Abdominal Aortic Aneurysms Flashcards Preview

Phase II - Vascular Surgery > Abdominal Aortic Aneurysms > Flashcards

Flashcards in Abdominal Aortic Aneurysms Deck (24)
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What is an aneurysm?

Permanent localised dilatation of an artery of more than 50% of the normal diameter of the artery.


What is ectasia?

Localised area of enlargement in the artery but less than 1.5 x.


What is arteriomegaly?

Generalised enlargement of arterial tree.


What are the types of aneurysm?

True and false.


What is a true aneurysm?

Pathological degeneration involving all or part of the vessel wall.


What is a false aneurysm?

Leakage of blood out of an artery into a cavity surrounded by connective tissue that's expansile and pulsatile.


What is an example of congenital aneurysms?

Berry aneurysms on the circle of Willis.


What are the causes of degenerative aneurysm formation?

Smoking, hypertension causing degeneration of the vessel wall.


What are the risk factors of aneurysms?

Male, familial history, Caucasian, connective tissue disease (Marfans, Ehlers-Danlos).


What are the common sites of aneurysms?

Aorta, popliteal artery, common femoral arteries, intra-abdominal splanchnic arteries, subclavian arteries, carotid arteries.


What is the most common site for arterial aneurysms?

Infra-renal AAA.


How many people have infra-renal AAAs?

5% of elderly males.


What is the pathophysiology of aneurysms?

Loss of elastin and smooth muscle from medial wall, systemic dilating disease, possible genetic component.


What is the natural history of AAAs?

Aneurysms expand by about 10% per year. Rupture made more likely if HTN and smoking.


What is the presentation of AAAs?

Asymptomatic mostly. Distal embolisation sometimes. Abdominal pain, general malaise, weight loss - inflammatory aneurysm. Rupture -> abdo pain, pulsatile mass, hypovolaemia.


What are the indications for AAAs repair?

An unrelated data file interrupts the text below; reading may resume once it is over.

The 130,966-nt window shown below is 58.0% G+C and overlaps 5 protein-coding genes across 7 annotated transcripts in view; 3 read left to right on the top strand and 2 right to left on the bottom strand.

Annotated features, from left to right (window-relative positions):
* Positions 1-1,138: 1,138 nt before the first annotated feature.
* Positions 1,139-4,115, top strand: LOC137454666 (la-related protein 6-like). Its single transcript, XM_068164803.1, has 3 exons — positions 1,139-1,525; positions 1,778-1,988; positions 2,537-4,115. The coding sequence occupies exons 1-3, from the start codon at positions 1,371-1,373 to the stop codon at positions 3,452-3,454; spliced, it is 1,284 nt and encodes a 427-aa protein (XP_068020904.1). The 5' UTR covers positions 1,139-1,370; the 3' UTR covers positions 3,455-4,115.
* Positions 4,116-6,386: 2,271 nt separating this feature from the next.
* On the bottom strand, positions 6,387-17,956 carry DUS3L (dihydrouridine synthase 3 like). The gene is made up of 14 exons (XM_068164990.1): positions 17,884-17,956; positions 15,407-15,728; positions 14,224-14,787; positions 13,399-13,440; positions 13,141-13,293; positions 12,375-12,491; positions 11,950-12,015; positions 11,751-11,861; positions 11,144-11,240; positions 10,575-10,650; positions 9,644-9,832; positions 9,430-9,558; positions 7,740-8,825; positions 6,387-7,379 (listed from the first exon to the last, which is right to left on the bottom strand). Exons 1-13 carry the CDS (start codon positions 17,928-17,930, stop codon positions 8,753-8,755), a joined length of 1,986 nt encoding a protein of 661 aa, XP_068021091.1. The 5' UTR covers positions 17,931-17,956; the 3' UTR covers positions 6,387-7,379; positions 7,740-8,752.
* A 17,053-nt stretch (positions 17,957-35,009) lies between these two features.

Operative risk < risk of rupture. Symptomatic, rapidly expanding or ruptured. <5.5cm and asymptomatic should be monitored.


What are the features of pre-operative assessment for AAA repair?

Medical assessment, risk assessment and modification, radiological assessment of AAA.


What are the methods of AAA repair?

Conventional open repair, endovascular repair.


What are the complications of open AAA surgery?

Haemorrhage, cardiac events, respiratory complications, renal failure, embolisation/thrombosis of distal arterial tree, colonic ischaemia, death 5-10%.


What is endovascular AAA repair?

Radiographically guided intraluminal placement of stent-graft.


What are the positives of endovascular AAA repair vs open repair?

Avoids laparotomy, intraperitoneal manipulation, reduces aortic occlusion time, small incisions, less painful, shorter hospital stay.


What are the complications of endovascular AAA repair?

Graft migration, fracture of supporting wires, endoleak, endotension.


What have the benefits of AAA screening been?

Reduces deaths by 42%.


What is the AAA screening programme?

US screening of men aged 65 in community.
If normal - no further scans or treatment.
If 3cm-4.4cm - scan every year to check size.
If 4.5cm-5.4cm - scan every 3 months to check size and RF modification.
If 5.5cm+ - referred to surgeon within 2 weeks and have surgery.